"Word of mouth" appears to have been especially effective in Sedona, AZ as a source of information about local arts events -- 28% of Sedona residents said they found out about local arts events by "word of mouth," compared to an average of 17% for residents across all 12 communities. Two factors that may have contributed to this result are Sedona's small population (15,500 in 1990) and its relatively high concentration of visual artists and arts galleries. "Word of mouth" was not a significant source of information about local arts events, however, in three communities -- rural Nevada, Winston-Salem, and Dade County -- where just 11% of residents said they learned about local arts events in this fashion.

Use of Information Sources by Demographic Groups

Across all demographic groups, more people obtained information about local arts events from newspapers than from any other media or non-media source, according to the Local Area Arts Participation Study 1992. The range of reliance on newspapers, however, varied considerably across different demographic groups, from a high of 84% among those with a college degree to a low of 46% among Hispanics (in 1992). On average, 74% of people said they learned about local arts events from newspapers.

Sources of Information about Arts Events - 1992
By Demographic Groups
How do you learn or find out about arts events in your community?
(Multiple responses allowed)
Demographic Groups Media Sources Word of Mouth Mailings, Flyers, Brochures
Newspapers Television Radio Magazines
All Respondents 74% 26% 20% 4% 17% 16%
Age            
18 to 29 64% 22% 17% 4% 18% 12%
30 to 39 78% 29% 27% 5% 15% 16%
40 to 59 83% 27% 21% 4% 19% 16%
60 and over 72% 25% 12% 4% 16% 21%
Gender            
Male 72% 25% 20% 5% 16% 13%
Female 76% 26% 19% 3% 18% 19%
Race            
White 80% 23% 20% 5% 17% 17%
Black 63% 37% 24% 2% 16% 14%
Hispanic 46% 30% 19% 1% 10% 13%
Other 56% 29% 13% 3% 18% 16%
Education            
High School or Less 63% 27% 16% 4% 17% 12%
Some College 80% 28% 18% 4% 16% 15%
Bach. Degree or More 84% 22% 25% 5% 17% 22%
Income            
Less than $20,000 60% 28% 15% 3% 19% 16%
$20,000 - $49,999 82% 30% 20% 4% 15% 14%
$50,000 - $99,999 83% 19% 25% 4% 16% 18%
$100,000 or more 82% 22% 25% 8% 15% 25%
Marital Status            
Married 81% 26% 21% 4% 15% 18%
Widowed 67% 24% 10% 4% 20% 20%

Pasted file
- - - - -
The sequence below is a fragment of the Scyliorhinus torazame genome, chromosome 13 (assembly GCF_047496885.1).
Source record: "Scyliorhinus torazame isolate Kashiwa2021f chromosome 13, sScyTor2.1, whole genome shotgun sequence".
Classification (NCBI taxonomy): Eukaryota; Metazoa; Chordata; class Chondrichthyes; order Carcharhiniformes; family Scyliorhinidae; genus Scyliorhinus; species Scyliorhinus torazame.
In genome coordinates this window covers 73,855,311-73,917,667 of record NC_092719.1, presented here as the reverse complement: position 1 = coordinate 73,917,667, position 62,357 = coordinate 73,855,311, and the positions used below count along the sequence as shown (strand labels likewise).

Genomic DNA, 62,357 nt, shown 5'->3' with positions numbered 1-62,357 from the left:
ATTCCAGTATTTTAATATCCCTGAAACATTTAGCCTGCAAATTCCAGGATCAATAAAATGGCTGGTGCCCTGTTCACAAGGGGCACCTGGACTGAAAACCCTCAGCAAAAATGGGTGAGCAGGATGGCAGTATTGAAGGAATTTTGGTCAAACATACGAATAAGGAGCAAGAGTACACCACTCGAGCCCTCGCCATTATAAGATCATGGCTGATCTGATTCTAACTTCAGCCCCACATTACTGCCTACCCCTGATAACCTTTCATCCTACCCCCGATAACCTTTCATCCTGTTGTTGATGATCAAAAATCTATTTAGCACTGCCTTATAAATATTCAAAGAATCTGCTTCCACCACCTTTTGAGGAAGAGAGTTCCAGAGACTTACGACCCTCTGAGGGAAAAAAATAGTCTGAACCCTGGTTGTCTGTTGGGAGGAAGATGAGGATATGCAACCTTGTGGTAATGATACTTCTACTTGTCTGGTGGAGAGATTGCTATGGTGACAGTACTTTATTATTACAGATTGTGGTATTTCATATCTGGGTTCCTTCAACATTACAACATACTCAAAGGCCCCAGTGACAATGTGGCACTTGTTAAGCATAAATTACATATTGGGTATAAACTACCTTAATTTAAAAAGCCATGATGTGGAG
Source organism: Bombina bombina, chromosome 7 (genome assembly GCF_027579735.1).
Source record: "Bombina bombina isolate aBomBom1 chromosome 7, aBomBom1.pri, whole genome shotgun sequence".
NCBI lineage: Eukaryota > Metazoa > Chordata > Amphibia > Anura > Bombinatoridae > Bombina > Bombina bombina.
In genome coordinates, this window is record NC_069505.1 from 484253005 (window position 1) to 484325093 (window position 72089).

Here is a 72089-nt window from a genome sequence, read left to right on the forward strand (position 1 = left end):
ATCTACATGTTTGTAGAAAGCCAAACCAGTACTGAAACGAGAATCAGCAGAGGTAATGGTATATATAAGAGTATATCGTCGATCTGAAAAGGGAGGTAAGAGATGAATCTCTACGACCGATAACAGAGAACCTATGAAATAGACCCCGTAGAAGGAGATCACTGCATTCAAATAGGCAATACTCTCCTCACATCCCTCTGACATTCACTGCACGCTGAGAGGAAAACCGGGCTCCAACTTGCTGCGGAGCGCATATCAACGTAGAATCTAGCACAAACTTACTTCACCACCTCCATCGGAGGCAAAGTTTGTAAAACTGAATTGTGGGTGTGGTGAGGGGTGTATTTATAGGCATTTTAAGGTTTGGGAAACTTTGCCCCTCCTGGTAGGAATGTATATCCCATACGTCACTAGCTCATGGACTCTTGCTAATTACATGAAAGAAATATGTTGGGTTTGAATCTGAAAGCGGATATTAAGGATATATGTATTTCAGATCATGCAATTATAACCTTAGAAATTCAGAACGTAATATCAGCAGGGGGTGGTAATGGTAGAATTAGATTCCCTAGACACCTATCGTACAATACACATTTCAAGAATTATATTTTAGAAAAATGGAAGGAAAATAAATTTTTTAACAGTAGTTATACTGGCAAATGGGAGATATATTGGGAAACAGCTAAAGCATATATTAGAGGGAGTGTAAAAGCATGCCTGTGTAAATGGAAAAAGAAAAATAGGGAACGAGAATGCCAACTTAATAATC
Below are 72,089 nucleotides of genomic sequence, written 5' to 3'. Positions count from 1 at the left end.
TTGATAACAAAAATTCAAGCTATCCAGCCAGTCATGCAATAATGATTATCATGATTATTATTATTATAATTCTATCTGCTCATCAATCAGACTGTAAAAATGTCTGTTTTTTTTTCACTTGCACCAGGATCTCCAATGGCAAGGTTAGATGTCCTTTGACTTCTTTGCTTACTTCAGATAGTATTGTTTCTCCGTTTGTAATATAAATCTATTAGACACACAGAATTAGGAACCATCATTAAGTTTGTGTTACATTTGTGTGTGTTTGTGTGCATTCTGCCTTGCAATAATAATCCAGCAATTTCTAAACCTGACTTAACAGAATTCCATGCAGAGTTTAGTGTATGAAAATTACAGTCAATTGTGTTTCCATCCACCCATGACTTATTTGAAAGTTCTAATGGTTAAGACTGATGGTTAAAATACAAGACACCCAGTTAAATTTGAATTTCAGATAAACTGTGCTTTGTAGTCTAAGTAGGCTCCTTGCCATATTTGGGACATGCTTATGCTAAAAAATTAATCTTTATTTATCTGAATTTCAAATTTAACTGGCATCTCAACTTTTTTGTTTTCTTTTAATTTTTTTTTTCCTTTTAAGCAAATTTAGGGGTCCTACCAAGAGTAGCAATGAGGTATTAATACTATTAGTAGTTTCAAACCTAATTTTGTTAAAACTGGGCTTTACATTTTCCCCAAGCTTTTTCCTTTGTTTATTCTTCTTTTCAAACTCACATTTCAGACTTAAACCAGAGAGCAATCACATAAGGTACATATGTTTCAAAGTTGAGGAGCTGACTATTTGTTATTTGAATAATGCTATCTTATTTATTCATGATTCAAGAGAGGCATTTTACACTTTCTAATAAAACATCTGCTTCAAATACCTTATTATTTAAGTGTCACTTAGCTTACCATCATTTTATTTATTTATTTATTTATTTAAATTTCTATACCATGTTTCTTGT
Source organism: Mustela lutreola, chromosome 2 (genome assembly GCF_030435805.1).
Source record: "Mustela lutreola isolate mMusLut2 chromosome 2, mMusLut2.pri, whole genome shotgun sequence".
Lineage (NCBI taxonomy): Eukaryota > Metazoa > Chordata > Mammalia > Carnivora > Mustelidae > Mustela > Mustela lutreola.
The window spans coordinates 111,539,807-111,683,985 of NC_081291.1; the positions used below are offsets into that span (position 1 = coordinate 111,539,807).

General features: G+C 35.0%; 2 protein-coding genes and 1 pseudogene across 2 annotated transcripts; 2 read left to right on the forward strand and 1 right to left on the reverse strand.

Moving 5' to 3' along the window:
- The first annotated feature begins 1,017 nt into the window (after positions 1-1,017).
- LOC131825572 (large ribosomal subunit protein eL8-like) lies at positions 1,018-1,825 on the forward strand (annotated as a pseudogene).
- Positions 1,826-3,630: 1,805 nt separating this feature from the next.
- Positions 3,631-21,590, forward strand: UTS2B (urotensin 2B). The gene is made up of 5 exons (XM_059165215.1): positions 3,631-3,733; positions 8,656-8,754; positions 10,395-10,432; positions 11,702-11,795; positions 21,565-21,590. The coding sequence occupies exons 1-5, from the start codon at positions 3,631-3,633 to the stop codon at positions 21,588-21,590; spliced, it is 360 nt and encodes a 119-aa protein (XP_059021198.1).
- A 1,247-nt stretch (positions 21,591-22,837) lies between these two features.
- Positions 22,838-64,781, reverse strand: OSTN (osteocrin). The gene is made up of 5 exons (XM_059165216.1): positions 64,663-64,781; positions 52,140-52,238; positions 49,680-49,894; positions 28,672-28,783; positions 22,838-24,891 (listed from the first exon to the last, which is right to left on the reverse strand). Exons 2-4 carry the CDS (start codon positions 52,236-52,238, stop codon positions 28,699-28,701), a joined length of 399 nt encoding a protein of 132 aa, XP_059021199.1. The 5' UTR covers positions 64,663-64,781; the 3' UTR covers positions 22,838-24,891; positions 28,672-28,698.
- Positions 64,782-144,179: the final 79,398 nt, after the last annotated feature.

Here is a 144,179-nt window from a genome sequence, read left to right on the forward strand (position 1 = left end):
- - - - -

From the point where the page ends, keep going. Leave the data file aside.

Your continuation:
Separated 57% 42% 14% 6% 32% 13%
Divorced 81% 27% 21% 3% 17% 13%
Never Married 62% 24% 20% 5% 18% 13%
Source: Summary Report: 12 Local Surveys of Public Participation in the Arts
(Washington DC: National Endowment for the Arts, 1993)
?Princeton University 2003 | www.cpanda.org

Use of newspapers as a source of information about local arts events varies considerably within most major demographic categories, except gender. Reliance upon newspapers was highest among people ages 40 to 59, whites, the college-educated, married people, and people with incomes above $20,000 (in 1992). In each of these groups, more than 80% said they learned about arts events in their community through newspapers. In contrast, fewer than 65% of 18 to 29-year-olds, non-whites, the non-college-educated, never married people, and people with incomes of less than $20,000 (in 1992) said they got information about local arts events through newspapers.

Use of television as a source of information about local arts events varies less across different demographic groups, although it does vary by race and income. Among racial groups, African Americans were the most likely to use television as a source of information about local arts events (37%), while whites were least likely (23%). Similarly, among income groups, people with incomes of less than $50,000 (in 1992) were the most likely to use television as a source of information about local arts events (29%), while people with incomes above $50,000 were least likely (20%).

Radio, the third most-cited source of information about local arts events, was most effective in reaching 30 to 39-year-olds (27%), those with Bachelor's degrees or higher (25%), and people with incomes of $50,000 or higher (25%). It was least likely to reach people ages 60 and over (12%), those with a High School degree or less (16%), and people with incomes of less than $20,000 (15%).

There was very little variation across demographic categories with respect to "word of mouth" as a source of information about local arts events. With but one exception (Hispanics, at 10%), the percentage of people who learned about local arts events through "word of mouth" varied between 15 and 19 percent across all demographic groups.

Targeted appeals, such as mailers, flyers, and brochures, were more successful in reaching people ages 60 and over than people ages 18 to 29 (21% vs. 12%), those with incomes above $100,000 than those with incomes under $50,000 (25% to 15%), those with Bachelor's degrees or higher than those with a high school degree or less (22% to 12%), and women than men (19% to 13%).